Curriculum Vitae →

Last updated: February 2017.


My research focuses how the use of neural technologies may change what it means to have an identity, what it means to be autonomous, and what it means to be an agent. I am also interested in the aesthetic features of using neural technologies. I’m currently working on a dissertation project under Sara Goering exploring perspectives on invasive neural sensing and stimulation technologies—in particular, Deep-Brain Stimulators (DBS) used to treat Essential Tremor (ET). I collect DBS users’ experiences through longitudinal interviews and use their experiences to challenge philosophical positions on identity, autonomy, and agency.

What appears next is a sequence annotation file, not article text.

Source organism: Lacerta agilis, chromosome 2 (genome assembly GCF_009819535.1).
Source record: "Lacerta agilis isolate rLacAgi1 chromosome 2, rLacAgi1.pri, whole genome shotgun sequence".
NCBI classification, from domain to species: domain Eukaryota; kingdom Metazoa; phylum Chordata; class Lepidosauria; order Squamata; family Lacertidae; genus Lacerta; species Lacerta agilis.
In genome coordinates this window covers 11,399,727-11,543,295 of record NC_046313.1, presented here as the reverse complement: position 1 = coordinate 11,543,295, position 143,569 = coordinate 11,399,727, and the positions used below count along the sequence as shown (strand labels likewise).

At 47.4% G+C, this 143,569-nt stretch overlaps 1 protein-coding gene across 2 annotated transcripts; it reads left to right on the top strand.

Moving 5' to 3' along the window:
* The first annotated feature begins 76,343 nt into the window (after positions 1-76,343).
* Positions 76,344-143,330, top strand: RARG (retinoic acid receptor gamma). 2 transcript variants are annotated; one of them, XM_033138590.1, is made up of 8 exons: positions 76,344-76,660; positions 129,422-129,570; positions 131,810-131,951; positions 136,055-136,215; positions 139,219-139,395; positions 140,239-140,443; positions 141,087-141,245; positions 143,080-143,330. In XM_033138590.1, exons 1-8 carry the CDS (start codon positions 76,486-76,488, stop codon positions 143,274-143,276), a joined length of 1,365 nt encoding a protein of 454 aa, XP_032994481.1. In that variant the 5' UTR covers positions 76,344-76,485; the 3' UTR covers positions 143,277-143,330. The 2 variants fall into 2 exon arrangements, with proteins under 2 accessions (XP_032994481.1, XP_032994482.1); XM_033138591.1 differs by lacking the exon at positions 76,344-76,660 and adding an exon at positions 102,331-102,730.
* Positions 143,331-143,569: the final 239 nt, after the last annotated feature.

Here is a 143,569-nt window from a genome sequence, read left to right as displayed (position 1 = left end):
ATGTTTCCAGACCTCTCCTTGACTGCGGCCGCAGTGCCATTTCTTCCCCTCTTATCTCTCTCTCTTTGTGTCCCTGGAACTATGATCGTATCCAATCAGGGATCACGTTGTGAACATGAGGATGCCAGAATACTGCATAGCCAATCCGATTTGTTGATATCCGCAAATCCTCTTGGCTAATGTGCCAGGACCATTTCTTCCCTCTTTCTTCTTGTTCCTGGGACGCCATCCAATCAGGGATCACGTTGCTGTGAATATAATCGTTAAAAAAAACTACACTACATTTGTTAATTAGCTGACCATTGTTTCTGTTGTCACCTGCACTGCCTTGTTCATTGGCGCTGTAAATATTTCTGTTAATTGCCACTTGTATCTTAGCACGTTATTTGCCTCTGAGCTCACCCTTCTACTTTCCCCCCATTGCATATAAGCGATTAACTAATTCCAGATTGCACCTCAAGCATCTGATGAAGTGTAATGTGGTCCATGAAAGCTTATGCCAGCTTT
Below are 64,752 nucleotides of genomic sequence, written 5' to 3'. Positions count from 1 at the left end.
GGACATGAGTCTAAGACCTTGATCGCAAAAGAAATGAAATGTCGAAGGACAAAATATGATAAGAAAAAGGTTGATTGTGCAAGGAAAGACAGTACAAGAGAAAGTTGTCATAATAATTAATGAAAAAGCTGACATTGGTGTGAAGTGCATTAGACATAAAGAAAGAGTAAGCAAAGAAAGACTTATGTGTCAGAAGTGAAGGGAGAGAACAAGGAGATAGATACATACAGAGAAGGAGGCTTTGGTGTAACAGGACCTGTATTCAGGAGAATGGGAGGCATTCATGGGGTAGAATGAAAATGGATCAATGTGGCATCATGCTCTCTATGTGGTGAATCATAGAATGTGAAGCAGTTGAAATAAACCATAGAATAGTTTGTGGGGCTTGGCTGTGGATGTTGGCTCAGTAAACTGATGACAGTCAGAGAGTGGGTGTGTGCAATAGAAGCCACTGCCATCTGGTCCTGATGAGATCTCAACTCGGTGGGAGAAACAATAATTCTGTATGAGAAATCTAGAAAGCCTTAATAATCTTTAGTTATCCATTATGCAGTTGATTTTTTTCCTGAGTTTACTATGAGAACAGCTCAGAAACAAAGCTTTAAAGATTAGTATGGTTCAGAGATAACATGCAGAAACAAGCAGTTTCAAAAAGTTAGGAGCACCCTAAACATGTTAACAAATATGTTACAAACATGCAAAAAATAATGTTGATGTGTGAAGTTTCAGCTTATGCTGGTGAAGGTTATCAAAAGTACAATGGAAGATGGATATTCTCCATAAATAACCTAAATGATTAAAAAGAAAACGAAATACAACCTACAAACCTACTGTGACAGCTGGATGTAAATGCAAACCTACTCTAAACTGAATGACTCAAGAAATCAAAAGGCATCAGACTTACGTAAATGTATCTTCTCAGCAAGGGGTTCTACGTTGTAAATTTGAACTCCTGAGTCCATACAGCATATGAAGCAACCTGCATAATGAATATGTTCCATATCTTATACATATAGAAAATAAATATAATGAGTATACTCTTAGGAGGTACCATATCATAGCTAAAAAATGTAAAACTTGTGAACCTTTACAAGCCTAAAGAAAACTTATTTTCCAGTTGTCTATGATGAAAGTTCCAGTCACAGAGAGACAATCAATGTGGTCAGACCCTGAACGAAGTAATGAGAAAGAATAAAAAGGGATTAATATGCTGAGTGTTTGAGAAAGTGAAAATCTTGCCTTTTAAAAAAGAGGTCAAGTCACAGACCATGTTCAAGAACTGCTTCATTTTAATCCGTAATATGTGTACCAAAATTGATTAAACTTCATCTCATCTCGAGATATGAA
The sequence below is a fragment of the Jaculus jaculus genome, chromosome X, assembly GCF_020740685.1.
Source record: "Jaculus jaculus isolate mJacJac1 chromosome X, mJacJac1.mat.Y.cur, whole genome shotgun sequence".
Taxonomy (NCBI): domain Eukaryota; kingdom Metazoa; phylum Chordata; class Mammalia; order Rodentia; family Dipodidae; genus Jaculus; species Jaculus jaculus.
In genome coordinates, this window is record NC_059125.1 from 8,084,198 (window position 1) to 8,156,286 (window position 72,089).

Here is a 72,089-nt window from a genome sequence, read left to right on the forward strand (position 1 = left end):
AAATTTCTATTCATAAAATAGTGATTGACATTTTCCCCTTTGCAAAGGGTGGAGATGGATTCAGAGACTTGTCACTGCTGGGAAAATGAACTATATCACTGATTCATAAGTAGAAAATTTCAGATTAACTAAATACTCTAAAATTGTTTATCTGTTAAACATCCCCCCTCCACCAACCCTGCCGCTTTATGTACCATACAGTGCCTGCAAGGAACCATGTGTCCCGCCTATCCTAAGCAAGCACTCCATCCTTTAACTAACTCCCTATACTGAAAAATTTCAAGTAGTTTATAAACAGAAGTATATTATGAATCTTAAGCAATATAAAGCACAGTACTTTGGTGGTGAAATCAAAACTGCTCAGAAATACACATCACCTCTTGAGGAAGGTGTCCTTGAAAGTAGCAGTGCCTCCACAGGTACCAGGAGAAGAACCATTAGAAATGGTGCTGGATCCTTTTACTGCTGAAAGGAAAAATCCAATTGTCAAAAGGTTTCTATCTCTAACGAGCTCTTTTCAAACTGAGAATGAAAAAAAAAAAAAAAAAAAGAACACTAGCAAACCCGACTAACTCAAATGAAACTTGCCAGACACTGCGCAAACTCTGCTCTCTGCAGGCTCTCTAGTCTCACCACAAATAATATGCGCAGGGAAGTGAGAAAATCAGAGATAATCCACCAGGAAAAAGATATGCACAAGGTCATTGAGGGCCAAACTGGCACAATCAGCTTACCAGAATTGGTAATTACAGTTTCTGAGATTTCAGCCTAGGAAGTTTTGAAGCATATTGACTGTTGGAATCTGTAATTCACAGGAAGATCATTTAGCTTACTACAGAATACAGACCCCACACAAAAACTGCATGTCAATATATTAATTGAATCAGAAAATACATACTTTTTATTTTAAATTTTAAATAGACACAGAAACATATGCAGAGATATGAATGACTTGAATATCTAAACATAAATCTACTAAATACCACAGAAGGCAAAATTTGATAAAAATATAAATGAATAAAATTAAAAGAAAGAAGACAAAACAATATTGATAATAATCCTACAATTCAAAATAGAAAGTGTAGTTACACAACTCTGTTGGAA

First and foremost, I am a Ph.D. student in the philosophy department at the University of Washington.

I work within the Center for Sensorimotor Neural Engineering (CSNE) and their Neuroethics Thrust—they are a National Science Foundation-funded organization that directs research on neural devices that record from and apply stimulation to the brain.

Through the CSNE’s support, I am “embedded” in the UW’s Biorobotics Lab with a diverse group of engineers and scientists.

Finally, I serve on the International Neuroethics Society’s Student / Postdoctoral committee.